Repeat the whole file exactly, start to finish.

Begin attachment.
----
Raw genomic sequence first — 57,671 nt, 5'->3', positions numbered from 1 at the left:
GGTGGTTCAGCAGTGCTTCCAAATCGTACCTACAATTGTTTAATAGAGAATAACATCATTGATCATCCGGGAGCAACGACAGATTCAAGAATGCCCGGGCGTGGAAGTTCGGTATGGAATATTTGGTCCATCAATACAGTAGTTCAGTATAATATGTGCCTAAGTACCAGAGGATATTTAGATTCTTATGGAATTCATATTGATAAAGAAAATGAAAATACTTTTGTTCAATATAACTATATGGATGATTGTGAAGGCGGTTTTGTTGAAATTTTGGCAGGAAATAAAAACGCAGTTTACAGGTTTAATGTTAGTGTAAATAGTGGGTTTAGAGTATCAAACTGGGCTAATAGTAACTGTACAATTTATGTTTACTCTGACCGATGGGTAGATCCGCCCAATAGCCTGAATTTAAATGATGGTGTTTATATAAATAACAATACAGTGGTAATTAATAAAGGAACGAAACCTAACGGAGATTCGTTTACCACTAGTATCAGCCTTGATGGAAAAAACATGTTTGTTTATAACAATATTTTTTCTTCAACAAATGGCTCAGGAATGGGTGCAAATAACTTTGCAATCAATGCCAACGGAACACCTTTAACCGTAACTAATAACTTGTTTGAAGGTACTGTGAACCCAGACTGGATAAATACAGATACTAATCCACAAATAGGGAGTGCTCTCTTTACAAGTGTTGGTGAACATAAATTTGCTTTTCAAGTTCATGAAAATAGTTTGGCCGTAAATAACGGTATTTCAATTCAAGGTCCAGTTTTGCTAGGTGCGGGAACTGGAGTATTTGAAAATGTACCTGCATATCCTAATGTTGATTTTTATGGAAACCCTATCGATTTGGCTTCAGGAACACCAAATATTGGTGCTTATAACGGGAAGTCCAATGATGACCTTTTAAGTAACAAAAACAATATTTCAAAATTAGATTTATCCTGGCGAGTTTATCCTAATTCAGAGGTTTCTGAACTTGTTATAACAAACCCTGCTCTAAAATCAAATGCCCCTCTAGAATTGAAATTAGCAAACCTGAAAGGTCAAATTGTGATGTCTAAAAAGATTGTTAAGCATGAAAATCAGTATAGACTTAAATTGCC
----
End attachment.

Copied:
Raw genomic sequence first — 57,671 nt, 5'->3', positions numbered from 1 at the left:
GGTGGTTCAGCAGTGCTTCCAAATCGTACCTACAATTGTTTAATAGAGAATAACATCATTGATCATCCGGGAGCAACGACAGATTCAAGAATGCCCGGGCGTGGAAGTTCGGTATGGAATATTTGGTCCATCAATACAGTAGTTCAGTATAATATGTGCCTAAGTACCAGAGGATATTTAGATTCTTATGGAATTCATATTGATAAAGAAAATGAAAATACTTTTGTTCAATATAACTATATGGATGATTGTGAAGGCGGTTTTGTTGAAATTTTGGCAGGAAATAAAAACGCAGTTTACAGGTTTAATGTTAGTGTAAATAGTGGGTTTAGAGTATCAAACTGGGCTAATAGTAACTGTACAATTTATGTTTACTCTGACCGATGGGTAGATCCGCCCAATAGCCTGAATTTAAATGATGGTGTTTATATAAATAACAATACAGTGGTAATTAATAAAGGAACGAAACCTAACGGAGATTCGTTTACCACTAGTATCAGCCTTGATGGAAAAAACATGTTTGTTTATAACAATATTTTTTCTTCAACAAATGGCTCAGGAATGGGTGCAAATAACTTTGCAATCAATGCCAACGGAACACCTTTAACCGTAACTAATAACTTGTTTGAAGGTACTGTGAACCCAGACTGGATAAATACAGATACTAATCCACAAATAGGGAGTGCTCTCTTTACAAGTGTTGGTGAACATAAATTTGCTTTTCAAGTTCATGAAAATAGTTTGGCCGTAAATAACGGTATTTCAATTCAAGGTCCAGTTTTGCTAGGTGCGGGAACTGGAGTATTTGAAAATGTACCTGCATATCCTAATGTTGATTTTTATGGAAACCCTATCGATTTGGCTTCAGGAACACCAAATATTGGTGCTTATAACGGGAAGTCCAATGATGACCTTTTAAGTAACAAAAACAATATTTCAAAATTAGATTTATCCTGGCGAGTTTATCCTAATTCAGAGGTTTCTGAACTTGTTATAACAAACCCTGCTCTAAAATCAAATGCCCCTCTAGAATTGAAATTAGCAAACCTGAAAGGTCAAATTGTGATGTCTAAAAAGATTGTTAAGCATGAAAATCAGTATAGACTTAAATTGCC